Fever blisters -- cold sores -- on a 2-year-old child aren't uncommon. Young children are particularly susceptible to the virus that causes these painful lesions. There's no cure for the virus that causes fever blisters; however, there are oral and topical medications that can relieve your child's discomfort.
Cause of Fever Blisters
An innocent kiss can infect your toddler with the herpes simplex virus type 1, or HSV-1, which causes fever blisters. This virus passes through the saliva of the person with HSV-1 and enters your child's body through small cracks in the skin. Small children may also contract the virus from contaminated utensils and toys.
The first primary eruption in young children may be characterized by herpetic gingivostomatitis. Your 2-year-old may have blisters on her tongue and the roof of her mouth. Bright red gums and fever are also signs of herpetic gingivostomatitis. Herpes labialis — the classic fever blister — is characterized by painful, watery blisters around the mouth and sometimes other parts of the face.
There's no way to eradicate the virus that causes your 2-year-old's fever blister; however, her pediatrician may prescribe prescription drugs such as oral acyclovir and valacyclovir, or penciclovir cream to reduce symptoms and speed up healing time. Oral medications are most successful when administered 24 hours after your child first develops symptoms. Oral medications are typically used when the HSV-1 infection is particularly severe, if your child has a weakened immune system, or if a child is under the age of 6 months. One over-the-counter treatment that might speed up healing is docosanol cream.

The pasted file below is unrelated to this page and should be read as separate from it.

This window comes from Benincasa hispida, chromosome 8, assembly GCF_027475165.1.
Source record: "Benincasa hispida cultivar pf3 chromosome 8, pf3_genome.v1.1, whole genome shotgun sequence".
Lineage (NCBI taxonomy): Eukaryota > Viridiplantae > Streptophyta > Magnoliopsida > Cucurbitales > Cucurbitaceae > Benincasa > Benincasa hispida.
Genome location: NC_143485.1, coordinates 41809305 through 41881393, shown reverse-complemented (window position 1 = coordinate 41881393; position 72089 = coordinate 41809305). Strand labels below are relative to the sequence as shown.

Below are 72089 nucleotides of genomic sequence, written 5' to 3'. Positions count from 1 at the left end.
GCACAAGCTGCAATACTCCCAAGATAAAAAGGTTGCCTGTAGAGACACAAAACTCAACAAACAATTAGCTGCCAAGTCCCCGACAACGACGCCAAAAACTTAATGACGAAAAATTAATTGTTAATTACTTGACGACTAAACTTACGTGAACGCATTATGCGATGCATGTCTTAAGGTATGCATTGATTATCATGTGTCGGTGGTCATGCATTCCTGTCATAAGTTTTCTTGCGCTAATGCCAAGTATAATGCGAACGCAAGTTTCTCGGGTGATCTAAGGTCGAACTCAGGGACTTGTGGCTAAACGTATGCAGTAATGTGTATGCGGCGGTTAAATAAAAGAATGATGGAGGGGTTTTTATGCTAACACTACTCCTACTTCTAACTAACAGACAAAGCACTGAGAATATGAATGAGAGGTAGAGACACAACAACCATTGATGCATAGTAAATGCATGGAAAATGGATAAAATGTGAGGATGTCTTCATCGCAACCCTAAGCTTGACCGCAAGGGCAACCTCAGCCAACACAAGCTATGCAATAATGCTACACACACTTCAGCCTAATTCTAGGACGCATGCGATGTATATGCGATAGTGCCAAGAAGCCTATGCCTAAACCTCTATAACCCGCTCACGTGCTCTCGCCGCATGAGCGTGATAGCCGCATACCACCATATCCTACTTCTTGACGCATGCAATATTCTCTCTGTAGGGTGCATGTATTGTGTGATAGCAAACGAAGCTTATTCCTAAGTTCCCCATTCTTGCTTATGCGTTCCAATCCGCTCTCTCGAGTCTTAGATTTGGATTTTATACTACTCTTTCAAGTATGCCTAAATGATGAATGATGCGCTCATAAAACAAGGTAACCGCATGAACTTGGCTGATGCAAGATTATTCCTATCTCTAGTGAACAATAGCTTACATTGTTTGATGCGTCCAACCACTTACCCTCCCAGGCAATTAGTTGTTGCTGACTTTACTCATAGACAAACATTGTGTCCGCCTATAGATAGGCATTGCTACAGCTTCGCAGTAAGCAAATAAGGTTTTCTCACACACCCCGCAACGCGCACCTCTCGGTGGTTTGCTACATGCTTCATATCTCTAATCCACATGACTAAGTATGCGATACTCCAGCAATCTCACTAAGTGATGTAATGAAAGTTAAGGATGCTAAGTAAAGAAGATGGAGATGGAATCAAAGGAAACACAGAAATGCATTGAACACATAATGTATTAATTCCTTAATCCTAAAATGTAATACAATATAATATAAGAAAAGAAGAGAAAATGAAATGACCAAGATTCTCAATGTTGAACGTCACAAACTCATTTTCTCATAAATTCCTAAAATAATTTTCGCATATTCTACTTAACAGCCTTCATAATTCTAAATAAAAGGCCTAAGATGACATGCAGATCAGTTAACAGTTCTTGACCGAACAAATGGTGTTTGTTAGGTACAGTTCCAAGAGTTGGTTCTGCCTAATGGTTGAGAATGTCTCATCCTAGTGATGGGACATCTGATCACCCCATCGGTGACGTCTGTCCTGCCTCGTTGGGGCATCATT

The best thing you can do for your toddler's fever blister is to keep it clean and dry. Warm or cold compresses can ease your child's discomfort. Discourage your child from picking at the blisters so the site won't become infected. Wash her hands frequently. Make sure that other children and adults don't share eating utensils, washcloths or anything that comes into contact with your toddler's mouth. Discourage your infected child from kissing others, including siblings and playmates. It can take up to 2 weeks for lesions to completely heal.
Fever blisters can come back from time to time. Triggers that may stir the HSV-1 virus out of dormancy include exposure to the sun, fever, and illness. Be mindful that this infection can spread to other parts of the face, including the eyes, in which case you should take your child to the doctor immediately. If the virus infects the eyes, this may cause serious complications, including blindness.